This tutorial will show you how to make a program that will display normal and inverse (white on black) text.
The program below will display normal text on the home screen. The program uses the calls we have already learned, and adds some new ones. In a future tutorial, we will make a program that displays small text.
#define B_CALL(xxxx) rst 28h \ .dw xxxx #define B_JUMP(xxxx) call 50h \ .dw xxxx _clrlcdfull =4540h ;The calls we will be using are defined here or use an include file _homeup =4558h _puts =450Ah CURCOL =800Dh CURROW =800Ch .org 9D95h B_CALL(_clrlcdfull) ;Clear the screen B_CALL(_homeup) ;Bring on the home screen ld a,0 ;Load "a" register as zero ld (CURCOL),a ;Load zero into the y coordinate ld (CURROW),a ;Load zero into the x coordinate ld hl,txtLabel ;Load text from label below B_CALL(_puts) ;Put text on screen B_CALL(_clrlcdfull) ;Clear screen ret ;Return to OS txtLabel: ;the "Label" can be replaced with any name you want as long as you change the one on the top .db "This Program " .db "displays text " .db "on the home " .db "screen. It can " .db "be up to 16 char" .db "long, it can " .db "only be 8 lines " .db "long. ",0 .end END
(CURCOL) - the y coordinate of the cursor
(CURROW) - the x coordinate of the cursor
_puts - Puts the text on the screen. This command will bring the specified text to the screen.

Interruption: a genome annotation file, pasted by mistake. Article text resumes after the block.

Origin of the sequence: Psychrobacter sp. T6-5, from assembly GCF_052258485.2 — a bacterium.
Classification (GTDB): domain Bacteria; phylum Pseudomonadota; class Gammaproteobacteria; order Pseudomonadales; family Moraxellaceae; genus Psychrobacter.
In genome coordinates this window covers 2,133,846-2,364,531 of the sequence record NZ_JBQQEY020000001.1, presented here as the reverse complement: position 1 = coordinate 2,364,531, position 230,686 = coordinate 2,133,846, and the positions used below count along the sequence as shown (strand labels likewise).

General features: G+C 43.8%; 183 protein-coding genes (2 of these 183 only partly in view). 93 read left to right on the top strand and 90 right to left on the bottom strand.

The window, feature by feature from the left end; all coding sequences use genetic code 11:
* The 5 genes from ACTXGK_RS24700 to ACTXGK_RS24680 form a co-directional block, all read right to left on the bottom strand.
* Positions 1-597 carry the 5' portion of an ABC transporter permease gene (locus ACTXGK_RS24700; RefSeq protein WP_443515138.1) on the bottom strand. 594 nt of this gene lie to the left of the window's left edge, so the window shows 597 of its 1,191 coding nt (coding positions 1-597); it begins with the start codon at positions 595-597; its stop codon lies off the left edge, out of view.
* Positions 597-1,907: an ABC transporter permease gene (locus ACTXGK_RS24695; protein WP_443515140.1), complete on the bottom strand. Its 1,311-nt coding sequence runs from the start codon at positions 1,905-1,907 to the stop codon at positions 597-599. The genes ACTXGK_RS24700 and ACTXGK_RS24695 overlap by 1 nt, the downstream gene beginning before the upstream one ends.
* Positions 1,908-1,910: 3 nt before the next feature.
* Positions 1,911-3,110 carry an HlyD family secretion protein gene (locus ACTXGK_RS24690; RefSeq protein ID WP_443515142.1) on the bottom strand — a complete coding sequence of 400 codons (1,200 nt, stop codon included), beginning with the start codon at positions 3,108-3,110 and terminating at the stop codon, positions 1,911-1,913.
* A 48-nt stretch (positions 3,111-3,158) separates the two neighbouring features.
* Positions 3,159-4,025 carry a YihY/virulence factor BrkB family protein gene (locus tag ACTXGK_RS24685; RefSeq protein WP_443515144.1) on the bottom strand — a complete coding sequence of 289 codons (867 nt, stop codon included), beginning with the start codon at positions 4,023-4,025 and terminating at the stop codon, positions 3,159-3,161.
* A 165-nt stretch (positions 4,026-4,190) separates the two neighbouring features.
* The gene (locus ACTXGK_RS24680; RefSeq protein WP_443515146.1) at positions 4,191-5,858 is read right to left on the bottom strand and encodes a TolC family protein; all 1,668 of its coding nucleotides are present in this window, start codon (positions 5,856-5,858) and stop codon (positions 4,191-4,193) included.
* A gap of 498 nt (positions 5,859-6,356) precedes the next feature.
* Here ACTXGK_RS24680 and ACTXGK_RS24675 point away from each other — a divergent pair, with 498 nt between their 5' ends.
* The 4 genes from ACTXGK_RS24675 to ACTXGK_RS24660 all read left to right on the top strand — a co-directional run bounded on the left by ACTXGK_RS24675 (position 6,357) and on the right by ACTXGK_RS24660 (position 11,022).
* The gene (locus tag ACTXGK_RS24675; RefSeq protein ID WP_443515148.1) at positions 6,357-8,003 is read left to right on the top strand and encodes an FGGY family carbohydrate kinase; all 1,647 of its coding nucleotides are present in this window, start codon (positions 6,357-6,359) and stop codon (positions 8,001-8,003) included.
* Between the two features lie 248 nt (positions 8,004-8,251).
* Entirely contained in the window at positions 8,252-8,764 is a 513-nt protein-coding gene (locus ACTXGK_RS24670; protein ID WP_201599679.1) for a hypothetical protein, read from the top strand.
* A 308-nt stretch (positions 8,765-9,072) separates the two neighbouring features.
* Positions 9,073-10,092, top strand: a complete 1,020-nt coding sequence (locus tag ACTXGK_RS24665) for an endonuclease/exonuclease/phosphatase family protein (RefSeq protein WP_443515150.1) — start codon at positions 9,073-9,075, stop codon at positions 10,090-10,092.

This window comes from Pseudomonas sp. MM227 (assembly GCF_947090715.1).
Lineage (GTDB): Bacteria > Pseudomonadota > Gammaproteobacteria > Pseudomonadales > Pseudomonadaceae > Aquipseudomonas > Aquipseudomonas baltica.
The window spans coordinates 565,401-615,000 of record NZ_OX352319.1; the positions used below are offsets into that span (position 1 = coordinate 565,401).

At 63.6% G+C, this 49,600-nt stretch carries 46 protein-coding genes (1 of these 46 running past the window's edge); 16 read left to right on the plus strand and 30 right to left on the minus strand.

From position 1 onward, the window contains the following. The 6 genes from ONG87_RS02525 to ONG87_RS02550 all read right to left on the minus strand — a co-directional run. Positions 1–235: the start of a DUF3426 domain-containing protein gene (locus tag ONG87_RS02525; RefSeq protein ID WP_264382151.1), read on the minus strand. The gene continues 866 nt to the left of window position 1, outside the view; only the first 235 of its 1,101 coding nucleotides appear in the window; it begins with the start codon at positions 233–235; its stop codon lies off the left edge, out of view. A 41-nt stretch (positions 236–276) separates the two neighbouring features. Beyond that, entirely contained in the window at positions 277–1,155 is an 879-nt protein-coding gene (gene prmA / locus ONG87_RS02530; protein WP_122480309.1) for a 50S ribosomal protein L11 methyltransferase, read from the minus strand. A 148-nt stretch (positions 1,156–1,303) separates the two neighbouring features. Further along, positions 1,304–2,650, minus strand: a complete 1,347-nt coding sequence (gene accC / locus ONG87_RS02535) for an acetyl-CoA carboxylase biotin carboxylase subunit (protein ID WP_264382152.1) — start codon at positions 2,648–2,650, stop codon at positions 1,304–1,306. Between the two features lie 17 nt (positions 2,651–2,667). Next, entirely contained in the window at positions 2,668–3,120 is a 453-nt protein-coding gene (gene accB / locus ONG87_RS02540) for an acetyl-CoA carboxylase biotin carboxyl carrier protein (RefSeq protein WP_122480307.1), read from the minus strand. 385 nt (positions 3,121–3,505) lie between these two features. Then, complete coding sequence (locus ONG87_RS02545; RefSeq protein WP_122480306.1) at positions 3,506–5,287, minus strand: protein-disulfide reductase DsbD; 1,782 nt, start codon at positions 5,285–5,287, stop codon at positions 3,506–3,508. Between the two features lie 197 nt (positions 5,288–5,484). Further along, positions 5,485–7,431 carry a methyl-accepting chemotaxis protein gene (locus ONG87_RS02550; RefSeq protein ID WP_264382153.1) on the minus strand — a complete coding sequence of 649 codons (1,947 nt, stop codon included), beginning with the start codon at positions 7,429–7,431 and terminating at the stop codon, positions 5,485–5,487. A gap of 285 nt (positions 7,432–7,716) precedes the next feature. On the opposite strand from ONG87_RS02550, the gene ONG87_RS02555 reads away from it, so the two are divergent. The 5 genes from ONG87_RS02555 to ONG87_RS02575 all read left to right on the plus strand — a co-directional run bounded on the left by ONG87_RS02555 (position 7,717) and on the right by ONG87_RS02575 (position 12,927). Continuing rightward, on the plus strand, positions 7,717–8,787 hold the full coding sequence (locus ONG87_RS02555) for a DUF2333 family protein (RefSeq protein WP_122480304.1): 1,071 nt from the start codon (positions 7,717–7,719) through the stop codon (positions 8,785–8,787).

_getkey - Detects a key press on the key pad
ld - z80 instruction fo loading something. In this program, it loads 0 (zero) to the "a" register. The syntax is - ld (register), (value#)
The calculator's memory is where nearly all data is stored. Unfortunately, memory access is relatively slow for the processor. So, when we want the processor to manipulate data, like add two numbers together, we don't want to do it in the memory. Instead, we load the data into special fast memory locations inside the processor itself called registers. In the normal text displaying program (above), the value "0" was saved into the "a" register. The value in the register was then in turn, loaded in to CURCOL and CURROW (the X and Y coordinates of the text). Registers are extremely important! If you don't understand them, I recommend that you read tutorial 4 in Andy S.' tutorials.
Jeez, things just keep getting better. Inverse text is normal font text (white) on a black backround. This program will display the text "TI-83 Plus Asm" in inverse text. All you need to know to display inverse text is loading text coordinates and setting textinverse mode.
#define bcall(xxxx) rst 28h \ .dw xxxx #define bjump(xxxx) call 50h \ .dw xxxx _clrlcdf =4540h _homeup =4558h _puts =450Ah CURCOL =800Dh CURROW =800Ch textinverse =3 ;See the new commands section for more information textflags =5 .org 9D95h bcall(_clrlcdf) bcall(_homeup) set textInverse,(iy+textflags) ;Sets the textinverse mode ld a,0 ;Load 0 to the "a" register ld (CURCOL),a ;Setting Y coordinates ld a,0 ;Loading 0 to the "a" register ld (CURROW),a ;Setting X coordinates ld hl,txtTIAsm ;Display text from the TIAsm label bcall(_puts) ;Put text on screen res textInverse,(iy+textflags) ;Resets the text inverse ret ;Return to OS txtTIAsm: .db " TI-83 Plus Asm ",0 ;Text to be displayed on screen .end END
set - z80 instruction that sets the characteristics of the TI
res - z80 instruction which will reset the characteristic
textinverse - Inverse text mode of the TI
textflags - You don't need to know this yetTutorial 8